We all went out to the lobby of the courthouse to find somebody to do the DNA sample. Marcos and two of his family members were there, along with Jose times two, and myself. There were people coming and going. I was concentrating on keeping track of Marcos. A deputy was typing up the paperwork for the DNA sample.
Then the senior Jose smiled at me and motioned me to the exit. He said, “Hey, you come outside with me? We talk?”
I followed him through the exit.
He pointed to the parking lot. The two guys in polo shirts were getting into an unmarked Suburban with no rear windows.
Jose said, “They I.C.E. They take some guy. Just now.”
Apparently, the two undercover agents snatched some poor bastard as he entered the court house. I had never even noticed. Jose had. So had his son. The agents had moved swiftly and silently, and everybody else had just gone about their business.
Jose and I stood in the doorway until the Suburban drove away.
Jose asked, “We go to your car? We wait there?”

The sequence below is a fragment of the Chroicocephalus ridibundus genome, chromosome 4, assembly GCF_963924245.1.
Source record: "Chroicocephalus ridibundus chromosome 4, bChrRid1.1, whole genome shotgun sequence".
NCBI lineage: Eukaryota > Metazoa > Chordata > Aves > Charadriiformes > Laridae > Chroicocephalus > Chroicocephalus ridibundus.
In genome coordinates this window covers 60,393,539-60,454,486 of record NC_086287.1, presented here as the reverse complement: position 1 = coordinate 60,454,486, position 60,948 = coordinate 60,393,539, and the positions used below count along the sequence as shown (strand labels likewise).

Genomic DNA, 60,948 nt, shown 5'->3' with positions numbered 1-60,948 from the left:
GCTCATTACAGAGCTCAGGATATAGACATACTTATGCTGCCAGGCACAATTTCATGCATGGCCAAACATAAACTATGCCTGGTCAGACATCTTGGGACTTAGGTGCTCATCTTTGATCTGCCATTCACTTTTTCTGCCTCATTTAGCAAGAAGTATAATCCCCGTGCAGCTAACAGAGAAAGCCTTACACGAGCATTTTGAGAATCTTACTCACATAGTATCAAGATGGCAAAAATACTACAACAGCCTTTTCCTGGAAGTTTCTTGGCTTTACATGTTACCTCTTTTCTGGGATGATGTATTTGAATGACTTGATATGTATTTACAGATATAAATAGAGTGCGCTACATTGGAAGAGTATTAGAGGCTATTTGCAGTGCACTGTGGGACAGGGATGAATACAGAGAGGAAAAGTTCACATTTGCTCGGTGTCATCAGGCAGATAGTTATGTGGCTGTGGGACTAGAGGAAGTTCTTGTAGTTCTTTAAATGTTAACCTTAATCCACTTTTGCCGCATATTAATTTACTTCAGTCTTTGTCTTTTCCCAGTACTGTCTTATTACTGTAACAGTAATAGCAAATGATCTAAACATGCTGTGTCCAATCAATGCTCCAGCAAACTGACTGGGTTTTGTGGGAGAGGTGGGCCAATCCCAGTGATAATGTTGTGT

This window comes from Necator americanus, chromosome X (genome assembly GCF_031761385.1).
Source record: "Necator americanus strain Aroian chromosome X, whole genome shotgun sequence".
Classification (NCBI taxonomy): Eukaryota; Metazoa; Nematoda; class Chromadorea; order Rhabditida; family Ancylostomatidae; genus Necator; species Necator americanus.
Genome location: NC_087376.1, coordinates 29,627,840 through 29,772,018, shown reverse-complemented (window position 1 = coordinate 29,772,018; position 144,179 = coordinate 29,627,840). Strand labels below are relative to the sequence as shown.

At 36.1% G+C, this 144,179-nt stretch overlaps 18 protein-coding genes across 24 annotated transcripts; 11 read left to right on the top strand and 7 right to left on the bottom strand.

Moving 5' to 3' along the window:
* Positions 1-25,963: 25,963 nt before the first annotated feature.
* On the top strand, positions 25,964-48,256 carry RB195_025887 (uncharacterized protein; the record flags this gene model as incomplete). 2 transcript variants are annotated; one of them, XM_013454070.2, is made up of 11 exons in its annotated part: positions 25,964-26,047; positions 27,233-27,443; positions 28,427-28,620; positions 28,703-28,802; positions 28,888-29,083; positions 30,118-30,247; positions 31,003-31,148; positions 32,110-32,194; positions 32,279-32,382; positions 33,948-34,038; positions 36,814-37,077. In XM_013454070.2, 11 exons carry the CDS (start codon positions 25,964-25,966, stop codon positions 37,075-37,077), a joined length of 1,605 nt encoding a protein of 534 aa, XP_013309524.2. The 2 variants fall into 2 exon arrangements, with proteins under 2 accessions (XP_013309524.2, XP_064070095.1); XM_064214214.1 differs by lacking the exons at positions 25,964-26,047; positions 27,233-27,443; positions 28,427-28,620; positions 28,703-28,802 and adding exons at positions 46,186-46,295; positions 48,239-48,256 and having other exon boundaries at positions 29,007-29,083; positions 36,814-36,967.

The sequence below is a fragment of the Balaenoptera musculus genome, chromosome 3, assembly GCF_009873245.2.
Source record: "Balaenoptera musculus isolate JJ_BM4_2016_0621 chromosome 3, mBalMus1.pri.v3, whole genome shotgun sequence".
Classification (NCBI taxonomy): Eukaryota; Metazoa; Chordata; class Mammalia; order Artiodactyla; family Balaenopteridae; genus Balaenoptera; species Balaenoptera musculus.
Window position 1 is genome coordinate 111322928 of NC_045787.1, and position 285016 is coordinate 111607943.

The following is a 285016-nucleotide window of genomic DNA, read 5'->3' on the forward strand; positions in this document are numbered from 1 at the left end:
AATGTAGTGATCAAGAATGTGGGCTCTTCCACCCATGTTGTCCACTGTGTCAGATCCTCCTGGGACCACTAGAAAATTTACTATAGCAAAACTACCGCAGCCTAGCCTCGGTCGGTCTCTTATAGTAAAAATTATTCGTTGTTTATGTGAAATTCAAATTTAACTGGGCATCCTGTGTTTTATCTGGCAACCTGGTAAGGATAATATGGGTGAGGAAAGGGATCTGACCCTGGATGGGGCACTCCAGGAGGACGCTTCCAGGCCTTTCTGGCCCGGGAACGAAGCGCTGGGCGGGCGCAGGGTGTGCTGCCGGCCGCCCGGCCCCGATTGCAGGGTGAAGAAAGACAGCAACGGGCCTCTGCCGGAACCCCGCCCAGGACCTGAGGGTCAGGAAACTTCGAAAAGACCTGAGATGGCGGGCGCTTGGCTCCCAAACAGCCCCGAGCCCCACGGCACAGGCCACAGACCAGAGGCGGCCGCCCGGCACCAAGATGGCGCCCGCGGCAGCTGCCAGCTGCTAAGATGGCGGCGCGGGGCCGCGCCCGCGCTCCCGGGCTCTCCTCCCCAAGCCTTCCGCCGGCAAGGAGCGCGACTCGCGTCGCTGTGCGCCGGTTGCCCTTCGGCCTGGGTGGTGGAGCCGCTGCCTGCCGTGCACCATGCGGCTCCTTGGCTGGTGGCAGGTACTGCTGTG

He got into my Toyota. I was worried about Marcos. I was about to leave to check on him, but Jose said, “You stay with me here? Yes?”
Of course, yes. We both sat in my car, and I sweated out the minutes until I saw Marcos and Jose Jr. come out of the court house. They got into the car, and we left promptly.
Later that day, I spoke with my son, Stefan, about the whole ordeal. Stefan has often worked with Mexican welders.
Stefan said drily, “Those I.C.E. guys, those are some shady fuckers.”
He went on, “They are just American KGB. Can you imagine being an I.C.E. agent, and going home to your family? Your kid asks you, ‘What did you do today, Dad?’, and you answer, ‘I was a shady fucker all day.’ Shit.”
Stefan shook his head.